News Alerts

28 Oct 2020 | 05:55 AM UTC

Tonga: Authorities extend state of emergency until November 23 /update 15

Tonga News Alert

Authorities extend the public state of emergency until at least November 23; continue to follow official directives

TIMEFRAME expected from 10/28/2020, 2:00 AM until 11/30/2020, 10:59 PM (Pacific/Tongatapu). COUNTRY/REGION Tonga

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Authorities have extended the national state of emergency which was introduced due to the coronavirus disease (COVID-19) pandemic until at least November 23. A night-time curfew is in place between 00:00 and 05:00 (local time). Indoor gatherings are limited to 50 people whilst outdoor gatherings are limited to 100 unless they are linked to religious services or education. Social distancing measures, including keeping a 1.5 m (5 ft) distance between persons should continue to be observed, and individuals should wear protective clothing including gloves, face masks, and other garments designed to minimize the risk of infection. Security forces will be enforcing the measures in place.

As of Wednesday, October 28, there have been no confirmed cases of COVID-19 in Tonga. Further international spread of the virus is expected in the near term.


The first case of COVID-19 was reported on December 31 and the source of the outbreak has been linked to a wet market in Wuhan (Hubei province, China). Since then, human-to-human transmission of the virus has been confirmed.

Cases of the virus have been confirmed in numerous countries and territories worldwide. On March 11, the World Health Organization (WHO) declared the global outbreak a pandemic. Virus-screening and quarantining measures are being implemented at airports worldwide, as well as extensive travel restrictions.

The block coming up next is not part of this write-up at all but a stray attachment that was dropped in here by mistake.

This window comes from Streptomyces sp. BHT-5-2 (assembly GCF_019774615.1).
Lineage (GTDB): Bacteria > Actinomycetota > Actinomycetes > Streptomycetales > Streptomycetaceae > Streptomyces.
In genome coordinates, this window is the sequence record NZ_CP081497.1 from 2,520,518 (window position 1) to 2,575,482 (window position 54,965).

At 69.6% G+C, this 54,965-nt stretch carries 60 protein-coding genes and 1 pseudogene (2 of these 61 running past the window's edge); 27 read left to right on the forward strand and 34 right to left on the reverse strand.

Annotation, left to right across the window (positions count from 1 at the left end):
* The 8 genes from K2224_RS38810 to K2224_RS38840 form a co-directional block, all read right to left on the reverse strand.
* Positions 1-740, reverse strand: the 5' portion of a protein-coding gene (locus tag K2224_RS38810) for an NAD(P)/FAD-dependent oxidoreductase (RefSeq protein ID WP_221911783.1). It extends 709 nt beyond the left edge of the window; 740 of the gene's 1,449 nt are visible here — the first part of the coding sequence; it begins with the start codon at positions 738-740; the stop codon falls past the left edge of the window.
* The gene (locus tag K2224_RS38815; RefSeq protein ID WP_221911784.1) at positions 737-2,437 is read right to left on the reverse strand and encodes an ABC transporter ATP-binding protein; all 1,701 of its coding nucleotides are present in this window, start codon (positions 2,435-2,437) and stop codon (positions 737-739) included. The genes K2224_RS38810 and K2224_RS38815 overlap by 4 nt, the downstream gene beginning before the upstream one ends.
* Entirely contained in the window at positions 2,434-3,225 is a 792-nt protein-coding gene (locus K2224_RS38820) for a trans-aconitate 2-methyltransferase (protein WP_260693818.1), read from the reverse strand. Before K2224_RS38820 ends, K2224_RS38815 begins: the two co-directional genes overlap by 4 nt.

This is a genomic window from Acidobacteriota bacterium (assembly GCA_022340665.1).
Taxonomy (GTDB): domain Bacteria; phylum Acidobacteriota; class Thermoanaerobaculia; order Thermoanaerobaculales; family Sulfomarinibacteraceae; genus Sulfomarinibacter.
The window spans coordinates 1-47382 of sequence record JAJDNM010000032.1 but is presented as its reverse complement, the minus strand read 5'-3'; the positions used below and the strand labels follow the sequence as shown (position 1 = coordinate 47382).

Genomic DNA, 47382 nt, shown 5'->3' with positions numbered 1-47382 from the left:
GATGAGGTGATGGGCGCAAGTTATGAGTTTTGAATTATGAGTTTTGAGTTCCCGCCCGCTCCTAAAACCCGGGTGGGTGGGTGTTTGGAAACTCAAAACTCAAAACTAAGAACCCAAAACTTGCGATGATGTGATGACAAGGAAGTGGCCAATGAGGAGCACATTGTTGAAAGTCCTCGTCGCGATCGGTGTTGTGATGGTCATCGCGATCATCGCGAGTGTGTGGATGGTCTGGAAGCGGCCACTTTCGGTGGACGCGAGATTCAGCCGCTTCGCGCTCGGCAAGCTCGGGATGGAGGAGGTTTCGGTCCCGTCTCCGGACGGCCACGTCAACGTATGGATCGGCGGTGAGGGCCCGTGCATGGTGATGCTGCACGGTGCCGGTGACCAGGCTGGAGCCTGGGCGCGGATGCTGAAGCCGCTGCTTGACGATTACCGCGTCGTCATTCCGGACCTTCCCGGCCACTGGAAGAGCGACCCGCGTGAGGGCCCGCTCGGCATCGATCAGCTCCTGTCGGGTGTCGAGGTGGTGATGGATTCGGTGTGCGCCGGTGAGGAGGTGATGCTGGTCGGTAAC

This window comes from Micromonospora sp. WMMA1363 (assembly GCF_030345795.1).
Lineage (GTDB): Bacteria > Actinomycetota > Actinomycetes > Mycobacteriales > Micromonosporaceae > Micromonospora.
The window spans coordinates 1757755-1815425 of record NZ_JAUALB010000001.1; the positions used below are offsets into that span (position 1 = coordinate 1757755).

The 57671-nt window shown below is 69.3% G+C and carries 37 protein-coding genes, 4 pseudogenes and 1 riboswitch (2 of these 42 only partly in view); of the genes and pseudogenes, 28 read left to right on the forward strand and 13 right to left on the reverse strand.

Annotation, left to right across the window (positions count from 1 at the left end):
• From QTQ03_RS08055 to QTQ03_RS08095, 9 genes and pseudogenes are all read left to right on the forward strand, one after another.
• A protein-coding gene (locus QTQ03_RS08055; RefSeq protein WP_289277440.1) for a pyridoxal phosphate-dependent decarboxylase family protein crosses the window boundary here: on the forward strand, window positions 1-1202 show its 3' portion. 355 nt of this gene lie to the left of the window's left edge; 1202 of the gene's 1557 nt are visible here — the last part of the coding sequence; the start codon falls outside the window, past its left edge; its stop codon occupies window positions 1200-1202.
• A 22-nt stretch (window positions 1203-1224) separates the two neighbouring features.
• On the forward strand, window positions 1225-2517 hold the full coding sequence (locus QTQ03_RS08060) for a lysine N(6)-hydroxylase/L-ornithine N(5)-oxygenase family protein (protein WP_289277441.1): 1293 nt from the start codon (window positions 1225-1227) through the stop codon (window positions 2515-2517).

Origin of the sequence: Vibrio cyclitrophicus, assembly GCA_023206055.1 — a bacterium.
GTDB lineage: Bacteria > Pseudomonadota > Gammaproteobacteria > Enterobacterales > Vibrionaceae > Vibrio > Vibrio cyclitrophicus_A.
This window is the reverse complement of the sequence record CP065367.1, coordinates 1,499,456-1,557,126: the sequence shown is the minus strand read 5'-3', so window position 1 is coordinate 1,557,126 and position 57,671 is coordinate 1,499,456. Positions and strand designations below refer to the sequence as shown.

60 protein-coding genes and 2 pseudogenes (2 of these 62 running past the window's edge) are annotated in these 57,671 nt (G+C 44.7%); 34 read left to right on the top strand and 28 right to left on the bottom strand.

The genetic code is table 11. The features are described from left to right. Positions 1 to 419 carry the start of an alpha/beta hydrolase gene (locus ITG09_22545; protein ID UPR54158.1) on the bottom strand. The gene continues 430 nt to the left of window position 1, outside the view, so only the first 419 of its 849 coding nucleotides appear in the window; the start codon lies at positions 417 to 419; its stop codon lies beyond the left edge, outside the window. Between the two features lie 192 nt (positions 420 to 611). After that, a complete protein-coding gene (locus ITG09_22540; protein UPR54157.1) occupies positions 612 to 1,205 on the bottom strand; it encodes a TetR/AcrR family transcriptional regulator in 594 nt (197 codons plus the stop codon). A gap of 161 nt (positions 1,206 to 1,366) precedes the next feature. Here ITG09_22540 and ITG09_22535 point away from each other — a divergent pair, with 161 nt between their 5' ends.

The most common symptoms of COVID-19 are fever, dry cough, and tiredness. Some patients may experience other symptoms such as body pains, nasal congestion, headache, conjunctivitis, sore throat, diarrhoea, loss of taste or smell or a rash on skin or discoloration of fingers or toes. These symptoms (in most cases mild) appear gradually. Generally, most patients (around 80 percent) recover from the disease without being hospitalized.


Measures adopted by local authorities evolve quickly and are usually effective immediately. Depending on the evolution of the outbreak in other countries, authorities are likely to modify, at very short notice, the list of countries whose travelers are subject to border control measures or entry restrictions upon their arrival to the territory in question. It is advised to postpone nonessential travel due to the risk that travelers may be refused entry or be subject to quarantine upon their arrival or during their stay. 

To reduce the risk of transmission, travelers are advised to abide by the following measures:

  • Frequently clean hands by using alcohol-based hand rub or soap and water.
  • When coughing and sneezing, cover mouth and nose with a flexed elbow or tissue; if used, throw the tissue away immediately and wash hands.
  • If experiencing a fever, cough, difficulty breathing, or any other symptoms suggestive of respiratory illness, including pneumonia, call emergency services before going to the doctor or hospital to prevent the potential spread of the disease.


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